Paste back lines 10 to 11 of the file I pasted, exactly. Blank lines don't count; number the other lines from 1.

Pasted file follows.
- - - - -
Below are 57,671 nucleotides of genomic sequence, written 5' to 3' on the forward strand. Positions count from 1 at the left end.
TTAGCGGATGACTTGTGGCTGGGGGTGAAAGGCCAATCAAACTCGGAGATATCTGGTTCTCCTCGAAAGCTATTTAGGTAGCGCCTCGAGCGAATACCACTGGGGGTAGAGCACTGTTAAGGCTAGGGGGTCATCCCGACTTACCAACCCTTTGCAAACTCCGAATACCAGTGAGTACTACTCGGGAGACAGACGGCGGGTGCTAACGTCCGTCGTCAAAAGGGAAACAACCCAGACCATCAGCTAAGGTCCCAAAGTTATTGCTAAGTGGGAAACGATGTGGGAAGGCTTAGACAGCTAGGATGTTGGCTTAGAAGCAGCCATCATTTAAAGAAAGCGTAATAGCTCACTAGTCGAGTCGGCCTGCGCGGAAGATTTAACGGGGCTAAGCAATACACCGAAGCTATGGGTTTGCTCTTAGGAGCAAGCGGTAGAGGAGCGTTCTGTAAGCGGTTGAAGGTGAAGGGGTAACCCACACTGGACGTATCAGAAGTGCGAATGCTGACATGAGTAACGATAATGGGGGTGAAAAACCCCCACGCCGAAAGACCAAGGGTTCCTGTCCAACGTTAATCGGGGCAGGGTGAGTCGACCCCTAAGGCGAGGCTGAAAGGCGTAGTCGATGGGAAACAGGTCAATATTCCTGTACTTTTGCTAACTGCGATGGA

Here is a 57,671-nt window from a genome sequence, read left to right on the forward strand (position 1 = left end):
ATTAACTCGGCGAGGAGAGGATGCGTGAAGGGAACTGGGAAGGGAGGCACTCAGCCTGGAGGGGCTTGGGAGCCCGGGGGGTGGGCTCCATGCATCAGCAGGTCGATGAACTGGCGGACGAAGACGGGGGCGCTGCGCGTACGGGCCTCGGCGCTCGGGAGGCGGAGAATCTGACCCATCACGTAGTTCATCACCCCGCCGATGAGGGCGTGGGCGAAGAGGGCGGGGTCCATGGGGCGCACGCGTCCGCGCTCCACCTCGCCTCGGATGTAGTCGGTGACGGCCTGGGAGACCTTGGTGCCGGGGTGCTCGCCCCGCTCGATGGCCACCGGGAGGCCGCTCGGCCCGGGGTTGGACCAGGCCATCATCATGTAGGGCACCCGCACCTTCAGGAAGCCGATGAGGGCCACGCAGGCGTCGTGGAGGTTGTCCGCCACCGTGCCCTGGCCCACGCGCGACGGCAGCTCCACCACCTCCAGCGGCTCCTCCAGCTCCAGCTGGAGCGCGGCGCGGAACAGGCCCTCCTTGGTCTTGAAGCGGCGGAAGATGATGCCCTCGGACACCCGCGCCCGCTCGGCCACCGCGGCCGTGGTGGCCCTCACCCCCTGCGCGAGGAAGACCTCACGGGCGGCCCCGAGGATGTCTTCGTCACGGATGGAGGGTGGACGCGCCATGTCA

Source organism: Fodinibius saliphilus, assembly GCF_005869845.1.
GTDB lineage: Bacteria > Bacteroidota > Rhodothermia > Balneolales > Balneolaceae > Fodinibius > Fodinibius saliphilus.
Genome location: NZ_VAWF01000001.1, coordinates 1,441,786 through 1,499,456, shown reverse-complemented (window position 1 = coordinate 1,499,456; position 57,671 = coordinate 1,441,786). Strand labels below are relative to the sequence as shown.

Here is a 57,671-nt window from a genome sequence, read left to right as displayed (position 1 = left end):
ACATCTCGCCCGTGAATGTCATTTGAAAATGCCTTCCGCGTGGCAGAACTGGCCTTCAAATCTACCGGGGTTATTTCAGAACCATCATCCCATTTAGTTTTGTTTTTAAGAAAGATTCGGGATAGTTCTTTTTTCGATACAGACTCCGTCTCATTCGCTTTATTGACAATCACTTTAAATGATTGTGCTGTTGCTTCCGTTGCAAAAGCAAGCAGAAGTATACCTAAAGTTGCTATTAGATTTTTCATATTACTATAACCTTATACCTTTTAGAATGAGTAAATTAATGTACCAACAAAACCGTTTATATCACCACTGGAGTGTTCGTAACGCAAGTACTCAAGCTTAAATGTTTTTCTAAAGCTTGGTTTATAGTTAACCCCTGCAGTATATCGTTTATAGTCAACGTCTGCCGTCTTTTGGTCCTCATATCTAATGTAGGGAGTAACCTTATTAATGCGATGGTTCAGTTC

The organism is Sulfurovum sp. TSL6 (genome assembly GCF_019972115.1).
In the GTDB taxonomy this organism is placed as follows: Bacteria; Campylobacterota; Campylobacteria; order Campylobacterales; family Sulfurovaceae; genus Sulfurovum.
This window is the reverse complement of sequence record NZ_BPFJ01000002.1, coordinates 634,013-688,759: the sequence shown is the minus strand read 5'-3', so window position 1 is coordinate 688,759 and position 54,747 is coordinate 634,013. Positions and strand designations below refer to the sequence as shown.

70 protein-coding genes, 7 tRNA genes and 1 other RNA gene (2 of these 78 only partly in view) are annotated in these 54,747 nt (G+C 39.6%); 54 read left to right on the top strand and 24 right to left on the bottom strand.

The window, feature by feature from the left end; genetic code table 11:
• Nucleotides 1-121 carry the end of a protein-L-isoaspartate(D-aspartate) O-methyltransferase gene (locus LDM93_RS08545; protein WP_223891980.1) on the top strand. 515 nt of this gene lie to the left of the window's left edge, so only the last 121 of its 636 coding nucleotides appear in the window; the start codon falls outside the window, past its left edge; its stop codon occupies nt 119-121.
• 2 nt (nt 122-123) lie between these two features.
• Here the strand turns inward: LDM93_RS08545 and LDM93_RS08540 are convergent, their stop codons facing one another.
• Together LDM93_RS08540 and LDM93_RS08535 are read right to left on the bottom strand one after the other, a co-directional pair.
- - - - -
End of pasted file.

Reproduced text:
The organism is Sulfurovum sp. TSL6 (genome assembly GCF_019972115.1).
In the GTDB taxonomy this organism is placed as follows: Bacteria; Campylobacterota; Campylobacteria; order Campylobacterales; family Sulfurovaceae; genus Sulfurovum.